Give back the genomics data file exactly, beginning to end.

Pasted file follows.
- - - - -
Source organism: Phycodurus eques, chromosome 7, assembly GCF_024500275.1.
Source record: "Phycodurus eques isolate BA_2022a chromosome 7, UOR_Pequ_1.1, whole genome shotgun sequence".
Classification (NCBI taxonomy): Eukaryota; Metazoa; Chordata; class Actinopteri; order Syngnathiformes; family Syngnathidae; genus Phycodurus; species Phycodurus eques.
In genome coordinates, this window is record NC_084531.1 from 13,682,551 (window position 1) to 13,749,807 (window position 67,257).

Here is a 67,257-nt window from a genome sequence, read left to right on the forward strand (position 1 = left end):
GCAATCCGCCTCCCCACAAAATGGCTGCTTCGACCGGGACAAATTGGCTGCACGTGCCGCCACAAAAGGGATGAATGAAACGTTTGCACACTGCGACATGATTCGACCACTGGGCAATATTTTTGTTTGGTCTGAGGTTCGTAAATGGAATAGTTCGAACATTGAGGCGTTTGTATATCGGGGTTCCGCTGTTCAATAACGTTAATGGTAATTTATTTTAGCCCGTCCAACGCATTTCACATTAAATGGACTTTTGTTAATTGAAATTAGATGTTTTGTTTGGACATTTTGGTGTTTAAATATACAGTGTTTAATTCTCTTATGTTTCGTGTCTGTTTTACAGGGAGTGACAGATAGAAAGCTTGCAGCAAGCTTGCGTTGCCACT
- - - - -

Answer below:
Source organism: Phycodurus eques, chromosome 7, assembly GCF_024500275.1.
Source record: "Phycodurus eques isolate BA_2022a chromosome 7, UOR_Pequ_1.1, whole genome shotgun sequence".
Classification (NCBI taxonomy): Eukaryota; Metazoa; Chordata; class Actinopteri; order Syngnathiformes; family Syngnathidae; genus Phycodurus; species Phycodurus eques.
In genome coordinates, this window is record NC_084531.1 from 13,682,551 (window position 1) to 13,749,807 (window position 67,257).

Here is a 67,257-nt window from a genome sequence, read left to right on the forward strand (position 1 = left end):
GCAATCCGCCTCCCCACAAAATGGCTGCTTCGACCGGGACAAATTGGCTGCACGTGCCGCCACAAAAGGGATGAATGAAACGTTTGCACACTGCGACATGATTCGACCACTGGGCAATATTTTTGTTTGGTCTGAGGTTCGTAAATGGAATAGTTCGAACATTGAGGCGTTTGTATATCGGGGTTCCGCTGTTCAATAACGTTAATGGTAATTTATTTTAGCCCGTCCAACGCATTTCACATTAAATGGACTTTTGTTAATTGAAATTAGATGTTTTGTTTGGACATTTTGGTGTTTAAATATACAGTGTTTAATTCTCTTATGTTTCGTGTCTGTTTTACAGGGAGTGACAGATAGAAAGCTTGCAGCAAGCTTGCGTTGCCACT